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Contest Winners Take a Bow--DeWese

September 2003
The past three years have been horrendously bad for the printing industry. Some industry experts say that printing market conditions were the worst in 40 years. I heard horror stories every day. I witnessed bankruptcies, I saw lost jobs and I grieved over padlocked companies. It was depressing and I considered buying an ocean-side bar in the Caribbean, or joining a traveling carnival, or running for governor of California (who cares that I reside in Pennsylvania?) or developing an online psychotherapy Website for unemployed printers.

I was committed, however, to sticking it out because I had sponsored The Second Great American Print Sales Prospecting Contest and, as much as I wanted to roll over and take a nap to forget the weak economy, I was witnessing hundreds of salespeople working extra hard to get new accounts in the worst of times. Finally, after compiling all the contest participants' reports, I can recognize the winners in this column.

I asked each of the winning companies to give me a little write-up on how they won. In reading them, it showed me there's a lot to learn about human motivation in tough times. This may be the most valuable column I ever wrote because parts of it were actually written by the winners who did it! The five winners have my congratulations and highest respect.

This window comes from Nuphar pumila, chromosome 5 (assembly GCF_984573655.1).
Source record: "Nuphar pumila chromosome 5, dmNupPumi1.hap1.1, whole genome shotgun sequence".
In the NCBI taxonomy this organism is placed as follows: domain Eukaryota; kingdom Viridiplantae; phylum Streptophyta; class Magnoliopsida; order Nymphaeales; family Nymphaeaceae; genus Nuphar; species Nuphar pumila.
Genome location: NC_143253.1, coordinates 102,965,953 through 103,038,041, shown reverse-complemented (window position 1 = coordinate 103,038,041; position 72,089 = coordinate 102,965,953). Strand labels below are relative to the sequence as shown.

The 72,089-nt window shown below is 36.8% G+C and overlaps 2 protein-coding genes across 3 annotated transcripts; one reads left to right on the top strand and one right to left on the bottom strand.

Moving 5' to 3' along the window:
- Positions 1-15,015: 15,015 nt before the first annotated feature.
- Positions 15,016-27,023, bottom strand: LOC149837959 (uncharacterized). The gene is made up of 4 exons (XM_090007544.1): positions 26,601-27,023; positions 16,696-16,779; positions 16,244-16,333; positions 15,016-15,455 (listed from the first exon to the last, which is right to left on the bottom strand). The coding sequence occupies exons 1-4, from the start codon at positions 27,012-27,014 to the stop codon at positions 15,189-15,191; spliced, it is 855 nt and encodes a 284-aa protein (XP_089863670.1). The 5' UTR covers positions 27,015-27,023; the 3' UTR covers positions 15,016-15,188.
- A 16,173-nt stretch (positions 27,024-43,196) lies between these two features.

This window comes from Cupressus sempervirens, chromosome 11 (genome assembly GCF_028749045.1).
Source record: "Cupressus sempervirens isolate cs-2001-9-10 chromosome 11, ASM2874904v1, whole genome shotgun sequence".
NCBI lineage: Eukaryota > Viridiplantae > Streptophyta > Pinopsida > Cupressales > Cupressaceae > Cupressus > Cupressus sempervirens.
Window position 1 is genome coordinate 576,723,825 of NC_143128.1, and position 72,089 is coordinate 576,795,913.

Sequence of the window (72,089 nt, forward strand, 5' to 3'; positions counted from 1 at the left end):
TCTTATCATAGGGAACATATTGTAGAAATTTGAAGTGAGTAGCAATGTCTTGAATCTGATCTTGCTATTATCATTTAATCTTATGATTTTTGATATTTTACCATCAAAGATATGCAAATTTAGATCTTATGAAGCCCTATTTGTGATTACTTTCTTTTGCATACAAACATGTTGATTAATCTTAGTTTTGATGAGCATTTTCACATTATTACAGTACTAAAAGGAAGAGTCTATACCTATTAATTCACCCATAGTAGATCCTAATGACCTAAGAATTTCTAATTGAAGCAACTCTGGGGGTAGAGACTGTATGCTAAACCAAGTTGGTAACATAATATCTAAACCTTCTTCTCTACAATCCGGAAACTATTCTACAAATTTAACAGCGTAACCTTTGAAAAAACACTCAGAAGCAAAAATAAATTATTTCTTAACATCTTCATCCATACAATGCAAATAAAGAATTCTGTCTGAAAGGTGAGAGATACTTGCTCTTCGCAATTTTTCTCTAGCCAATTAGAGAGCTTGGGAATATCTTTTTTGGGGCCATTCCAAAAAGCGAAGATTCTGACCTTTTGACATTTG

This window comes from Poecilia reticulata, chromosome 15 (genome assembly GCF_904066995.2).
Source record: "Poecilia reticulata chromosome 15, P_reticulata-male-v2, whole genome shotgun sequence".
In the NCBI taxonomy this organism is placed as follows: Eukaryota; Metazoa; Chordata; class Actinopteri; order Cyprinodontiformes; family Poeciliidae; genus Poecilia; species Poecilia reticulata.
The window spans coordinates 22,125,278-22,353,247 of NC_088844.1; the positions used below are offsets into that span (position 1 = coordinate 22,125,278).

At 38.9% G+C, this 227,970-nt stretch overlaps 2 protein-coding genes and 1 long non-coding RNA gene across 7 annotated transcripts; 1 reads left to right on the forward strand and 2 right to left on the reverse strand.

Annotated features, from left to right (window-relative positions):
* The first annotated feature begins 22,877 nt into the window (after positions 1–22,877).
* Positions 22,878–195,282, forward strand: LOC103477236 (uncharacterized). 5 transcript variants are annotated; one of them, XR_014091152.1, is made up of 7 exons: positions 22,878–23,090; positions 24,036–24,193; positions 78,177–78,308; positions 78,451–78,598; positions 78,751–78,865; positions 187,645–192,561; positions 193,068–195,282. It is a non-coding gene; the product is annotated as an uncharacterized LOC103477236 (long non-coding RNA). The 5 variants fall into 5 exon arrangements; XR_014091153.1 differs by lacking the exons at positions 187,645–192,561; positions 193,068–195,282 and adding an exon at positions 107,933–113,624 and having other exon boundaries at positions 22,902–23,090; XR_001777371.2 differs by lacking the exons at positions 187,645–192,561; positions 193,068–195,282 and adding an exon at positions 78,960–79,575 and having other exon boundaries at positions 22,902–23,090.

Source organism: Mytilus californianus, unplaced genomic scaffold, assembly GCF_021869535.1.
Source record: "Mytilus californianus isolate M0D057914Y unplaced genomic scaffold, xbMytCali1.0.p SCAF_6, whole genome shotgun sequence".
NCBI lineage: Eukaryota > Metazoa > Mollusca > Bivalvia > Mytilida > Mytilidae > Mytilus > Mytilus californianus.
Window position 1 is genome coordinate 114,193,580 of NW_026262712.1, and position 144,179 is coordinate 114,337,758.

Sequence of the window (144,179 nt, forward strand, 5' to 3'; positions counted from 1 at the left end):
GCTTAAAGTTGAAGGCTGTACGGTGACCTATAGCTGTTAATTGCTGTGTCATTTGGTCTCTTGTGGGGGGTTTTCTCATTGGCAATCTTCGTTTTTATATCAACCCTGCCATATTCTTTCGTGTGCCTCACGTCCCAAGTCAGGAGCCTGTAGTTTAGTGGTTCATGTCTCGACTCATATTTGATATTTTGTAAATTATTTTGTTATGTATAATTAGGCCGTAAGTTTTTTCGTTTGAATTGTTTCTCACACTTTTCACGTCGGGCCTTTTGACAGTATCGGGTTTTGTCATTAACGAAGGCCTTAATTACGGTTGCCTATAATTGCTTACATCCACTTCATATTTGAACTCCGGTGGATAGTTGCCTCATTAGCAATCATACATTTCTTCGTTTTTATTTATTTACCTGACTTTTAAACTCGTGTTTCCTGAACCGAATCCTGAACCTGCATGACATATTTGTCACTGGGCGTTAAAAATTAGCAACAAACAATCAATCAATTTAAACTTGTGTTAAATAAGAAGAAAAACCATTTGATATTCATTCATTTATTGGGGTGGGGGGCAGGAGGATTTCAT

The winning sales staffs, from top to bottom:


Worth Higgins & Associates;


Saint Clair Press;


Victor Graphics;


Ambrose Printing;


and PCA Inc.
Here are the official results.

Large Company Category Winner

PCA Inc., Baltimore

Richard Jones, PCA president, writes, "We remain committed to performance. As the only small-format company in the group of Consolidated Graphics companies located east of the Mississippi, we continue to sell PCA as a regional resource for large-scale projects that are produced on small presses, particularly those that are facilitated by electronic ordering. PCA does $300 orders, lots of them. But we consider complicated, unusual and time-sensitive jobs routine, and we embrace those opportunities.

"Some are very large, $500,000 and more. Some use online ordering systems, CGX-media's own COIN and other systems that are proprietary to the account. Some demands are stationery. Some demands are specialty requirements, requiring embossing, foil stamping, diecutting, thermography or hand assembly.
 

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